Long COVID | August 2023 | Clinical Corner

August 15, 2023




It has been over 3 years since the pandemic started. As we get more experience with this situation, we are able to improve our diagnoses, treatments and recommendations. Unfortunately, there still is much to be learned. Approximately 10% of individuals infected with COVID-19 developed symptoms that may be defined as “Long COVID.” Many of these symptoms are also present in other chronic conditions and typically routine imaging and blood tests come back as normal. There is no clear algorithm to diagnose Long COVID as it is a complicated disease that can impact every organ system of the body. A paper published in Nature Medicine (Dec 2022) divided symptoms into four groups:

  1. Cardiac and renal issues such as palpitations, chest pain and kidney damage.
  2. Insomnia and anxiety problems
  3. Musculoskeletal pain, osteoarthritis and problems with mental skills.
  4. Digestive and respiratory issues resulting in trouble breathing, asthma, stomach pain, nausea and vomiting.


There also appears to be specific patterns in these distinct groups, with older males more likely in the first group, and higher incidence of females in the other 3 groups. It is important to note that not everyone will neatly fall into one of these categories. Other clinical presentations may include a chief complaint of post exertional malaise, dysautonomia (dysfunction of the autonomic nervous system) and exercise intolerance.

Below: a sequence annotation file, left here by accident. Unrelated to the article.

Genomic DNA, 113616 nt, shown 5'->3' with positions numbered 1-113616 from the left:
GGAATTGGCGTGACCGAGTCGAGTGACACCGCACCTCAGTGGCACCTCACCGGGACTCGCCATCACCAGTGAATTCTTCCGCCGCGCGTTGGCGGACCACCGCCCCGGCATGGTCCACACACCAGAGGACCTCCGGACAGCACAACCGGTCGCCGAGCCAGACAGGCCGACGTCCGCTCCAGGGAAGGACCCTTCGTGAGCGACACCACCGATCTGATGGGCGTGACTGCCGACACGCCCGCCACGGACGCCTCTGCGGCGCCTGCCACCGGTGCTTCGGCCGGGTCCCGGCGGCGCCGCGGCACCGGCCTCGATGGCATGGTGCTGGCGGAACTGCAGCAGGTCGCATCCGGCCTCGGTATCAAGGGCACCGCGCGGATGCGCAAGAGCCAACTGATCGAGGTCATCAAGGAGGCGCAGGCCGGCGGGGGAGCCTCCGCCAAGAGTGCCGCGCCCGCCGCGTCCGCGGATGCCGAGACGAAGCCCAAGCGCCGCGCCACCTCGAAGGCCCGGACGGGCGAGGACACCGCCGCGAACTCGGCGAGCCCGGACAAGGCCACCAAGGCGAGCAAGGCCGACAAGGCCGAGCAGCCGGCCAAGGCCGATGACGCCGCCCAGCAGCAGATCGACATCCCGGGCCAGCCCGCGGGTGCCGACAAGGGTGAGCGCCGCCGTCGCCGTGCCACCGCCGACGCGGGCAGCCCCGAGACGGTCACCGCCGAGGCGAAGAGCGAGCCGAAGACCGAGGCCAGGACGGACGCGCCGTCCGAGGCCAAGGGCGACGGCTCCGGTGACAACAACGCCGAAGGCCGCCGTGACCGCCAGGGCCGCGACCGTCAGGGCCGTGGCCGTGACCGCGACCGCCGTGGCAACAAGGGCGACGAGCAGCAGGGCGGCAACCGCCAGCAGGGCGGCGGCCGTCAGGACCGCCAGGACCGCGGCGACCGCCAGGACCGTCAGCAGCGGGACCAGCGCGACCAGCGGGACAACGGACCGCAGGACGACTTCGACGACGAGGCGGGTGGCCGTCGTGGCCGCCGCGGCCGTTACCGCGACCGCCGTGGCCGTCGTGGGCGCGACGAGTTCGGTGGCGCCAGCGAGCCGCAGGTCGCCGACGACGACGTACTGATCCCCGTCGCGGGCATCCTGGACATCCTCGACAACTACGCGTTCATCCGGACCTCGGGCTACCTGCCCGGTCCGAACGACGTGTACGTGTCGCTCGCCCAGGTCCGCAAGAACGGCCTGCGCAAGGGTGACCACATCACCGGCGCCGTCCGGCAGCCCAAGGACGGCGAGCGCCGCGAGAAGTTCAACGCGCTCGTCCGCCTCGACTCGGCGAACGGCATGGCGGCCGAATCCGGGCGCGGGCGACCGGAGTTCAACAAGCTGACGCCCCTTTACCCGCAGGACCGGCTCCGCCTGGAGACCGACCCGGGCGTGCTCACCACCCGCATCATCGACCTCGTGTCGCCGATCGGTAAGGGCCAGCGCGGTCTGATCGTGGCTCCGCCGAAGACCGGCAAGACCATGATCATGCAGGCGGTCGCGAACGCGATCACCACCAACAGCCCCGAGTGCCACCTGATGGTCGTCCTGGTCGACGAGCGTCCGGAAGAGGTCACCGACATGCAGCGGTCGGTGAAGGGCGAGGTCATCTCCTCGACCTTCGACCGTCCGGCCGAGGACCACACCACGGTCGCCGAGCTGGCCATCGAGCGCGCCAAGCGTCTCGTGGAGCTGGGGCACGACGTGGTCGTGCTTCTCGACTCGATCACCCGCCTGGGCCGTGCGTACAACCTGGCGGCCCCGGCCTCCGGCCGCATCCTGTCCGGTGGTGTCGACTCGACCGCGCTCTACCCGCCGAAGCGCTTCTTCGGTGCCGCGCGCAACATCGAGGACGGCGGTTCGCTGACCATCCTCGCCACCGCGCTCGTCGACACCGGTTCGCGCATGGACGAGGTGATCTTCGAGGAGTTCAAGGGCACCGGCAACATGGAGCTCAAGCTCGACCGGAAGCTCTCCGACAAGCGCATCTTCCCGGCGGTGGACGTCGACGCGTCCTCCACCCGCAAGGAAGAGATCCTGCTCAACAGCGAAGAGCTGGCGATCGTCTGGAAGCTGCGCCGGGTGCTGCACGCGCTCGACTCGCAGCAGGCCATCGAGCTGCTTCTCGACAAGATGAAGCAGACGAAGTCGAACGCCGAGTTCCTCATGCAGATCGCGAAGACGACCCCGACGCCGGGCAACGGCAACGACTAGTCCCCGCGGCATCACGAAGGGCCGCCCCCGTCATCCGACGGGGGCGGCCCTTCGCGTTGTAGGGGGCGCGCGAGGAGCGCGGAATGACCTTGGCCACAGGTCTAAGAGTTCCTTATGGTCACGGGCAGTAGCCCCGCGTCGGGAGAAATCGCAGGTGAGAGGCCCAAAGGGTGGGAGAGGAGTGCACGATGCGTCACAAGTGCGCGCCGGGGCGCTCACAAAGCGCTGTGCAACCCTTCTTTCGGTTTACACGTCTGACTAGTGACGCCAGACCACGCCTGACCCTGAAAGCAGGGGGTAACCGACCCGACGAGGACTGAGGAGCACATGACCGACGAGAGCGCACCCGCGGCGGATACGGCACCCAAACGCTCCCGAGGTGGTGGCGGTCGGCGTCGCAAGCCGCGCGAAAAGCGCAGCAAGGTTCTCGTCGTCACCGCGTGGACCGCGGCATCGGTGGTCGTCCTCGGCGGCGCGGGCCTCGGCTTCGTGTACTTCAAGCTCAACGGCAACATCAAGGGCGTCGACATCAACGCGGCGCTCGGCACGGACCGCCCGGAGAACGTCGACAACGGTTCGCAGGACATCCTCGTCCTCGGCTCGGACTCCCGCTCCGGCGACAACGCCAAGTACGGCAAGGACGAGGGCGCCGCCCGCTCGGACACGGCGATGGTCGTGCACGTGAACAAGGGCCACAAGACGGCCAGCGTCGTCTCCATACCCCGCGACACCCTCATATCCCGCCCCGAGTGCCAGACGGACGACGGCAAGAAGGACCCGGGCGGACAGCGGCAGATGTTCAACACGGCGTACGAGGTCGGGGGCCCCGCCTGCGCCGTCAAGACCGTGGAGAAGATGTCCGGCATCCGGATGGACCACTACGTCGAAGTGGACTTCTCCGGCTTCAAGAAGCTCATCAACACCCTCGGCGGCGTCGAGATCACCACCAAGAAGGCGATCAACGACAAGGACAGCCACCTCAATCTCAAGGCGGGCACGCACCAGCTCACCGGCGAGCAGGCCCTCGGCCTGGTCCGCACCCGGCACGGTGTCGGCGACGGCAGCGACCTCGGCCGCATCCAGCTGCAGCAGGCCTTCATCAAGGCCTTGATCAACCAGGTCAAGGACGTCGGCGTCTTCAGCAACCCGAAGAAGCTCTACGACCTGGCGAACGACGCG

Vaccinations can lower the risk of long COVID by 35%. Vaccination also was beneficial for those who receive the vaccine after they recovered from COVID infection. A healthy lifestyle also was beneficial for those who do become infected, but this is not necessarily the case for everyone. It is known that despite all the treatments and information we presently have, anyone can get long COVID regardless of age, health status or disease severity.


  1. Family Practice News Vol.53 No. 5 May 2023 MDedge.com/FamilyMedicine
  2. Nature Medicine (2022 Dec 1. doi: 10.1038/s41591-022-02116-3)
  3. JAMA Network Open (2022 Oct 12. doi: 10.1001/jamanetworkopen.2022.36057)


A special thanks  to Dr. Henry Szelag, Family Physician at McLaren Central Michigan, for submitting this clinical corner.